Canadian natural gas fell amid forecasts of mild weather across the U.S., the biggest consumer of the nation’s gas output, and above-normal supplies of the fuel in storage.
Alberta gas fell 3.7 percent after companies including Weather Derivatives predicted warmer-than-normal weather. Heating demand across the U.S. will trail normal by 18 percent, the Belton, Missouri-based forecaster said. The Energy Department said yesterday that stockpiles of the fuel were 8.7 percent above the five-year average last week.
“The forecasts appear quite warm for the eastern U.S.,” said Gordy Elliott, a risk-management specialist at INTL FC Stone LLC in St. Louis Park, Minnesota. “We’re going to have a lot of gas around for quite some time.”
Alberta gas for January delivery fell 11.25 cents to C$2.97 per gigajoule ($2.77 per million British thermal units) as of 3:50 p.m. New York time, according to NGX, a Canadian Internet market. Gas traded on the exchange is shipped to users in Canada and the U.S. and priced on TransCanada Corp.’s Alberta system.
Gas for January delivery tumbled 14 cents to settle at $3.317 per million Btu on the New York Mercantile Exchange. The futures lost 7.4 percent this week.
Spot gas at the Alliance delivery point near Chicago tumbled 19.8 cents, or 5.5 percent, to $3.4344 per million Btu on the Intercontinental Exchange. Alliance is an express line that can carry 1.5 billion cubic feet a day to the Midwest from western Canada.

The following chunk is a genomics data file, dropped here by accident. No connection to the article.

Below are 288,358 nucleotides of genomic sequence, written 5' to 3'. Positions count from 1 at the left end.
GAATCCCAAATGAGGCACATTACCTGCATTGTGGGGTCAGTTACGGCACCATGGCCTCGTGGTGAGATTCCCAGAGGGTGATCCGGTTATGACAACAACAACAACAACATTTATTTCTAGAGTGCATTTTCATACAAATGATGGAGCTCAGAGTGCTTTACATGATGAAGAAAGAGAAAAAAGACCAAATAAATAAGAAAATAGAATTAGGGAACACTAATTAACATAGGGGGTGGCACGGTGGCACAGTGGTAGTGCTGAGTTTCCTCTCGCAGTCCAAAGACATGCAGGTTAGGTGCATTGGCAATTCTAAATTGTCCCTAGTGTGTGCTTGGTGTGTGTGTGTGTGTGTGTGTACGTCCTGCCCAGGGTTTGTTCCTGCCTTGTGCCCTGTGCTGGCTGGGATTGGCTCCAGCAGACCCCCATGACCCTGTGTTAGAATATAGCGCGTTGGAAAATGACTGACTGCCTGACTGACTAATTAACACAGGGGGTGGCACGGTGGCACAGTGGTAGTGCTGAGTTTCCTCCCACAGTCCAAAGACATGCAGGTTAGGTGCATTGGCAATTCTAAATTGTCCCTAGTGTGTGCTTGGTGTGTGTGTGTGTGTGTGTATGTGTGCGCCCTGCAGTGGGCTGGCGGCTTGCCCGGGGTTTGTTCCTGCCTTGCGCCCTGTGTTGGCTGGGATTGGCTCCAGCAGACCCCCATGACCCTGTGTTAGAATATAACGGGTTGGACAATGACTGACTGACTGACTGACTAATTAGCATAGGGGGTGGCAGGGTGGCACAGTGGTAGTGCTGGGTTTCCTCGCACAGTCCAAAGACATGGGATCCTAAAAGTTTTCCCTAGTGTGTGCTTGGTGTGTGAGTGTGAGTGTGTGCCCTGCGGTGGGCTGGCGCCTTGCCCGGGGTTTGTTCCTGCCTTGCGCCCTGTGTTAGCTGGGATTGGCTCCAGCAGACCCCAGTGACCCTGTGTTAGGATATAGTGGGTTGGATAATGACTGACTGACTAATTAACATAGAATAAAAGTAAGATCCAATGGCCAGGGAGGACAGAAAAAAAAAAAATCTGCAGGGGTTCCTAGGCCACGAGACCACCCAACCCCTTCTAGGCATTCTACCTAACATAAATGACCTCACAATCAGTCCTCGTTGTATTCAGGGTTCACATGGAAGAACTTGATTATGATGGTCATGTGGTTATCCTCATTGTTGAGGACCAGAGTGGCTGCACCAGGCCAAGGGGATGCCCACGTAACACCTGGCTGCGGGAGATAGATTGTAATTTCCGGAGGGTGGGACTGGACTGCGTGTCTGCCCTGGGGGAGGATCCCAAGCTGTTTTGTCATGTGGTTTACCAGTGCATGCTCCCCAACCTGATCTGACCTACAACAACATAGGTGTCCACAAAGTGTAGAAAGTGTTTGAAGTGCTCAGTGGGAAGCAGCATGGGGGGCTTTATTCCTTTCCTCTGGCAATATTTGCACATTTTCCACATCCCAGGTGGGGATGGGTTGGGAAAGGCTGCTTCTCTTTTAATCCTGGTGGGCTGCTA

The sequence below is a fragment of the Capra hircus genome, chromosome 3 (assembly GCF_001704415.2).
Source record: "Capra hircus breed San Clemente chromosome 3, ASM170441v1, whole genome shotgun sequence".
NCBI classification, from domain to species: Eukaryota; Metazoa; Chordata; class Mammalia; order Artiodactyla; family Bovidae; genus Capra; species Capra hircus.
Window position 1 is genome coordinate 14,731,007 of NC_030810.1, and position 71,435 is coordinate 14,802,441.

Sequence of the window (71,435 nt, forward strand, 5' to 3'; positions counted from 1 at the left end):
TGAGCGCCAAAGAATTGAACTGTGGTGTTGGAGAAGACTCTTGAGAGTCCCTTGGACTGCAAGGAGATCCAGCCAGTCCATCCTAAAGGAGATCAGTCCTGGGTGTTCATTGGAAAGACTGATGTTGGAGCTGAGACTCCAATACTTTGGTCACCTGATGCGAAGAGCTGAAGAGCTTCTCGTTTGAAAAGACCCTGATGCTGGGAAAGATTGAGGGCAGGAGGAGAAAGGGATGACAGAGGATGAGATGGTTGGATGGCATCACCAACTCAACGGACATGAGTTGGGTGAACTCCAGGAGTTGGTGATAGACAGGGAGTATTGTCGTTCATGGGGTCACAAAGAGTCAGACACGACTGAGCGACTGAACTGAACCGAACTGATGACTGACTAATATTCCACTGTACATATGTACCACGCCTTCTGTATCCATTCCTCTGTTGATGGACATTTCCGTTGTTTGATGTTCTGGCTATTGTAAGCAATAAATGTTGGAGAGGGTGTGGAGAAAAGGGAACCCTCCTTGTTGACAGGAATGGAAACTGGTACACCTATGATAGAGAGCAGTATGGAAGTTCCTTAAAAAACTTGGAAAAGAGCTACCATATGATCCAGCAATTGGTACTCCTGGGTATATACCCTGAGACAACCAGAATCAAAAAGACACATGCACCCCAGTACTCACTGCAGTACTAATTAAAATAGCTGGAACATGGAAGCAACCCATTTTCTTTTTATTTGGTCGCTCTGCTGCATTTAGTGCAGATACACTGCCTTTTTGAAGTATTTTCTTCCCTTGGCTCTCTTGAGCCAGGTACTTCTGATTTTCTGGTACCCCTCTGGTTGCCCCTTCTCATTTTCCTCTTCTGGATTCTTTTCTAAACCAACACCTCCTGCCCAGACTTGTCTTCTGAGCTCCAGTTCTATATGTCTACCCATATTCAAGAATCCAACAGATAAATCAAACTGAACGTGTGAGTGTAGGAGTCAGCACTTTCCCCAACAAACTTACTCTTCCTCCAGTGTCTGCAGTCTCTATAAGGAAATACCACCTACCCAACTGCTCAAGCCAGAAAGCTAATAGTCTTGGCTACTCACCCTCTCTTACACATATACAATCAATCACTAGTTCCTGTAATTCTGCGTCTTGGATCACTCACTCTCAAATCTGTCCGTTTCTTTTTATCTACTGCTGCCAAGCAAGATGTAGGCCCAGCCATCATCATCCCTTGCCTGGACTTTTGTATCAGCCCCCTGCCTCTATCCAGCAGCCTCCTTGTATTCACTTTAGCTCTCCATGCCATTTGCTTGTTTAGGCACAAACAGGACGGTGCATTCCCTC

At the Kingsgate point on the border of Idaho and British Columbia, gas fell 9.69 cents, or 2.8 percent, to $3.3361, according to ICE. At Malin, Oregon, where Canadian gas is traded for California markets, gas was down 4.78 cents to $3.4664 per million Btu.
Volume on TransCanada’s Alberta system, which collects the output of most of the nation’s gas wells, was 16.8 billion cubic feet, 16 million above its target.
Gas was flowing at a daily rate of 2.89 billion cubic feet at Empress, Alberta, where the fuel is transferred to TransCanada’s main line.
At McNeil, Saskatchewan, where gas is transferred to the Northern Border Pipeline for shipment to the Chicago area, the daily flow rate was 1.97 billion cubic feet.
Available capacity on TransCanada’s British Columbia system at Kingsgate was 857 million cubic feet. The system was forecast to carry 1.87 billion cubic feet today, about 68 percent of its capacity of 2.72 billion.
The volume on Spectra Energy’s British Columbia system, which gathers the fuel in northeastern British Columbia for delivery to Vancouver and the Pacific Northwest, totaled 2.9 billion cubic feet at 3:05 p.m.
To contact the reporter on this story: Gene Laverty in Calgary at firstname.lastname@example.org
To contact the editor responsible for this story: Dan Stets at email@example.com